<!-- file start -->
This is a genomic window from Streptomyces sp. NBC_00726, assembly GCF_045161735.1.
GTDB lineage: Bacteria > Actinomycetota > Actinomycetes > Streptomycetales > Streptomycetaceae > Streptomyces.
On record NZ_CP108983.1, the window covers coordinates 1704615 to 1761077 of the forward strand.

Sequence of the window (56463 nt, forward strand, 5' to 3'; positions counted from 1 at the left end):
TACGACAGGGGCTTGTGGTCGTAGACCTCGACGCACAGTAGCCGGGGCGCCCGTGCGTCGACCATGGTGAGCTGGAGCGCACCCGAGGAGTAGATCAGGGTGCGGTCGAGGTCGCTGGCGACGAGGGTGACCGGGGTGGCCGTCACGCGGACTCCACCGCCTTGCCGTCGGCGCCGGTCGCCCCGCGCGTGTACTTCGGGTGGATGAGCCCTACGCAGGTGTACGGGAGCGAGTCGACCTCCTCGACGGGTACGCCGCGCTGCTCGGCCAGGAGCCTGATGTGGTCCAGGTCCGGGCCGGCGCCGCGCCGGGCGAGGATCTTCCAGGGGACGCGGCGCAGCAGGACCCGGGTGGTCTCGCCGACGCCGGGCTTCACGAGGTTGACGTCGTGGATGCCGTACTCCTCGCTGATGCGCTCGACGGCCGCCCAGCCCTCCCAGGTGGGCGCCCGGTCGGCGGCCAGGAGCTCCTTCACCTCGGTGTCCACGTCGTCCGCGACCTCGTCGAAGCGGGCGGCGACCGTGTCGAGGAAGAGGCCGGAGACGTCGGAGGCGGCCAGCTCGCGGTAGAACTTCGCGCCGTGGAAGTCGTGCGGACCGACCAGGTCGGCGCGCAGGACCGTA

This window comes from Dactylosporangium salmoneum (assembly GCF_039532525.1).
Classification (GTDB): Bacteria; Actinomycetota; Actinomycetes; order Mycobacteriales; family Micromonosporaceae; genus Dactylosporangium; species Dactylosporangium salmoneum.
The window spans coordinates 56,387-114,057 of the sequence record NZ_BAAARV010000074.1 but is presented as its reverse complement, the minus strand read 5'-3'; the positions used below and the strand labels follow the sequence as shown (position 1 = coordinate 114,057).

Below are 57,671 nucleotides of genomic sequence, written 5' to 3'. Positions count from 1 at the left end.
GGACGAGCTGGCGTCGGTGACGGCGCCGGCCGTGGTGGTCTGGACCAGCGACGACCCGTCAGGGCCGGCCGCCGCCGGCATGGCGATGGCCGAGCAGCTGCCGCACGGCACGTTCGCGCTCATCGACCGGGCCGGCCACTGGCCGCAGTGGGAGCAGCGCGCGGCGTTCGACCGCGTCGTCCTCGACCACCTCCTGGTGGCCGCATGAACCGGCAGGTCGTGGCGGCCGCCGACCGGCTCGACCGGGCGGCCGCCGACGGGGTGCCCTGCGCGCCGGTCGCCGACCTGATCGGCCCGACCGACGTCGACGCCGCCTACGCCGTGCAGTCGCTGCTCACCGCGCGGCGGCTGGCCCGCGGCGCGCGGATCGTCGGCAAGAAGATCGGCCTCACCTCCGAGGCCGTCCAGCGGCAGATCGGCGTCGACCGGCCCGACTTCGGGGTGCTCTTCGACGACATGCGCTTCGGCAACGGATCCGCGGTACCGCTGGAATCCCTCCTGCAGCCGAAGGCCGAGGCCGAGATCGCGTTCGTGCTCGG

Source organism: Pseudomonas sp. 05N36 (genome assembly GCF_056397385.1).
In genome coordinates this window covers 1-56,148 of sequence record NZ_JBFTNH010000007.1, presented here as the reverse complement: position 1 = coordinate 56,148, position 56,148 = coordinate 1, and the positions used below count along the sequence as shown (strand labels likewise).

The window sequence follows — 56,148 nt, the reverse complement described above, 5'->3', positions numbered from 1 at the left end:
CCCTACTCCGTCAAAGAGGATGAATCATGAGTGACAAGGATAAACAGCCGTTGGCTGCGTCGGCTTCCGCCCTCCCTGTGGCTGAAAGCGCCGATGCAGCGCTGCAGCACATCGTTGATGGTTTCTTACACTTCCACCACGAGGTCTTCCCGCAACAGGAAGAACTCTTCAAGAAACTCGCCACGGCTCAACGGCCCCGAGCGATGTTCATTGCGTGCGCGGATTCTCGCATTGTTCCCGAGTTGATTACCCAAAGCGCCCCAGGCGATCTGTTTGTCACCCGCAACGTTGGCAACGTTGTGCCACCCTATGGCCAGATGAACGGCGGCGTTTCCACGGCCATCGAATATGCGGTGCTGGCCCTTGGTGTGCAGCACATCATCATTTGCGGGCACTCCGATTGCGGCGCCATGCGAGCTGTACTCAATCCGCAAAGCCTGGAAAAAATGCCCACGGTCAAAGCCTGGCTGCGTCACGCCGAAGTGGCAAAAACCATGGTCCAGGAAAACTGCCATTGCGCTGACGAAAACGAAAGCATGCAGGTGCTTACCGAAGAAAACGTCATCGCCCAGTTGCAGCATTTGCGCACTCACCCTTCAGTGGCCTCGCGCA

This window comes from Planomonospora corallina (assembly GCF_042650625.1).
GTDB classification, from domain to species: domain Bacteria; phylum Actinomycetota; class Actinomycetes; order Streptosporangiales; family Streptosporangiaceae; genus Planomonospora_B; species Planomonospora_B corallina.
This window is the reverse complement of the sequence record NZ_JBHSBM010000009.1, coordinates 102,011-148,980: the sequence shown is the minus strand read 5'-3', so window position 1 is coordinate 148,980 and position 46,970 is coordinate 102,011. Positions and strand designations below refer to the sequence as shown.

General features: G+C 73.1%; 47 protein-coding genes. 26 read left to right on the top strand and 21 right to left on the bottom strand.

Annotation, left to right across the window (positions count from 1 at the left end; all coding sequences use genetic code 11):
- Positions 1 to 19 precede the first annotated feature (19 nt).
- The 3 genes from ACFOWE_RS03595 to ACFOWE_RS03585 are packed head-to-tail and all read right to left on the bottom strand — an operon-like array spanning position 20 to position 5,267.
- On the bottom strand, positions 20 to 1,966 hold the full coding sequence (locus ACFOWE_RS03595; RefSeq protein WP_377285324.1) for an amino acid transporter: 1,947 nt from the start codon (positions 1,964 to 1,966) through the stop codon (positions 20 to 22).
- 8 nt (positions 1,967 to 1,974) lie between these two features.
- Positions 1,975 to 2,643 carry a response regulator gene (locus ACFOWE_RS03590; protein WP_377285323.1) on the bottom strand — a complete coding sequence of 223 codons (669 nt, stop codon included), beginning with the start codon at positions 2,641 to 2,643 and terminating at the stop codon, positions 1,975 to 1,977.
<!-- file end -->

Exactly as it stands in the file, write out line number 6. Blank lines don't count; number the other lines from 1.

This window comes from Dactylosporangium salmoneum (assembly GCF_039532525.1).